The situation, already absurd, then became farcical. Faulkner ran around, dodging the cops, trying to reason with them as they tried and failed to grab him. "They were coming at me from all different directions, but I managed to dodge all of them. I started running back into the front yard, and everything kind of calmed down. It was weird, because one second everyone was after me, and the next it was calm--no more shouting and screaming." He turned around, put his hands behind his head, and faced the cops.

"That's when I noticed that Belford had fallen down."
Belford had fallen while chasing Faulkner around. He suffered a brain and spinal-cord concussion.

The other cops cautiously surrounded Faulkner, then tackled him. He was handcuffed and taken to jail. He says he wasn't read his rights. "One officer said that my rights were read to me. But the officer that he says read me my rights says he did not read me my rights."

Grubaugh claims that one of the other cops told her they'd do everything possible to make sure that Faulkner spent time in jail. Then a cop asked her if he could search her house. "I told him there hadn't been anyone in my house, and they'd already been in my backyard. So I said no. And he said, 'Fine. The next time you need our help, we won't be there.'"

The cops tried to make good on their promise of jail time. Faulkner was charged with resisting arrest and disobeying a police officer. Both Faulkner and Grubaugh received letters from Belford, threatening to sue them.

Belford's version of the story is not that he was so poorly trained that he couldn't run without falling over and hurting himself. Rather, he claims that Faulkner knocked him off balance as he tried to tackle him. When you look at Faulkner's build, it's difficult to imagine him knocking anyone off balance unless he was swinging a two-by-four.

Faulkner claims that a public defender tried to persuade him to plea-bargain. "She told me I didn't have a case. . . . I think she was trying to railroad me into a plea because she had a big case load. She told me that if I didn't take the plea, then greater charges would be added and I would have no chance at all of beating those charges. My father was with me when I spoke to her, and she also convinced him that I didn't have any chance in court."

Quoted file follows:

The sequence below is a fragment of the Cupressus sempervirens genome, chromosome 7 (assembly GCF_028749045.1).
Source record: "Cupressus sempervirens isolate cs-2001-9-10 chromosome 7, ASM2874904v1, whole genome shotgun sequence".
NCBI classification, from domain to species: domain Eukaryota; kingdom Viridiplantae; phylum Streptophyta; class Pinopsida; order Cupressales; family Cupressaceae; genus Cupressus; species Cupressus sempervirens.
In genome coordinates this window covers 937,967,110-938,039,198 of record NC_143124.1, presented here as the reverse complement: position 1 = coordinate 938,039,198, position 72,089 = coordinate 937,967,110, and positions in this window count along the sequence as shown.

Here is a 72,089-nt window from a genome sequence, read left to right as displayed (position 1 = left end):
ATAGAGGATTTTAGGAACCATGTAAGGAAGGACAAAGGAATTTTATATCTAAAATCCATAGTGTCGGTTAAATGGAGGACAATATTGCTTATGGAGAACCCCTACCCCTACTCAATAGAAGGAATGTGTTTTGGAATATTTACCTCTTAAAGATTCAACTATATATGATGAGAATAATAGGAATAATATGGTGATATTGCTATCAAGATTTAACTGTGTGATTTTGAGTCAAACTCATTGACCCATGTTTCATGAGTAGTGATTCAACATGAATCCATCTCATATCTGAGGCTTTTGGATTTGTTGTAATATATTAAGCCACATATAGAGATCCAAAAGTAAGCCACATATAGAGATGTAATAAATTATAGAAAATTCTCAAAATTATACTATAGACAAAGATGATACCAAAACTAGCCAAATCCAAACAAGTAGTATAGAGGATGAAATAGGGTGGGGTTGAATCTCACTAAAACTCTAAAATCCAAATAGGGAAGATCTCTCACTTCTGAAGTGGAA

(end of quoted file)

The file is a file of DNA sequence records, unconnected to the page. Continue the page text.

Faulkner at first decided to accept the plea-bargain, which he says would have meant a 30-day stint in Tent City, three years' probation and a restitution cap of $20,000 for the injuries of the officer.

Grubaugh laughs as she takes up the story. "One morning, we wake up and Steve just goes, 'I don't have to do this! I'm not going to do this. It's not right.'"

He got a bank loan and used it to hire a lawyer, Jason Beskind. The case was to go to trial November 17. It never did. The charges were dropped. "The cops knew they didn't have a case," says Faulkner.

It's easy to see why. Even though the police reports tell a story that's very different from the one told by Faulkner and Grubaugh--the cops claim that beer bottles were thrown at them by unidentified assailants--the list of inconsistencies is astounding. Witnesses I talked with corroborate Faulkner's version.

Beskind is reluctant to comment on the case, for fear of repercussions to his client.

"The charges were dropped without prejudice," he says, "which means that the county attorney can choose to refile. I wouldn't want to say anything that might cause him to do so out of spite."

Spite is a common motif in cases involving the Scottsdale PD. One lawyer I know advised his clients to move out of Scottsdale to escape harassment.

Grubaugh says there was a constant police presence outside her house in the aftermath of the incident. "They drove by my house all the time, driving slow."

The couple tried filing complaints with the Scottsdale PD, but they claim they were stonewalled.

The incident has altered Faulkner's career ambitions. He plays bass in a band, Cousins of the Wize, whose first CD is about to be released. But playing music no longer satisfies him.

Now he wants to go to law school, he says, "to try to stop this kind of thing from happening."

Contact Barry Graham at his online address: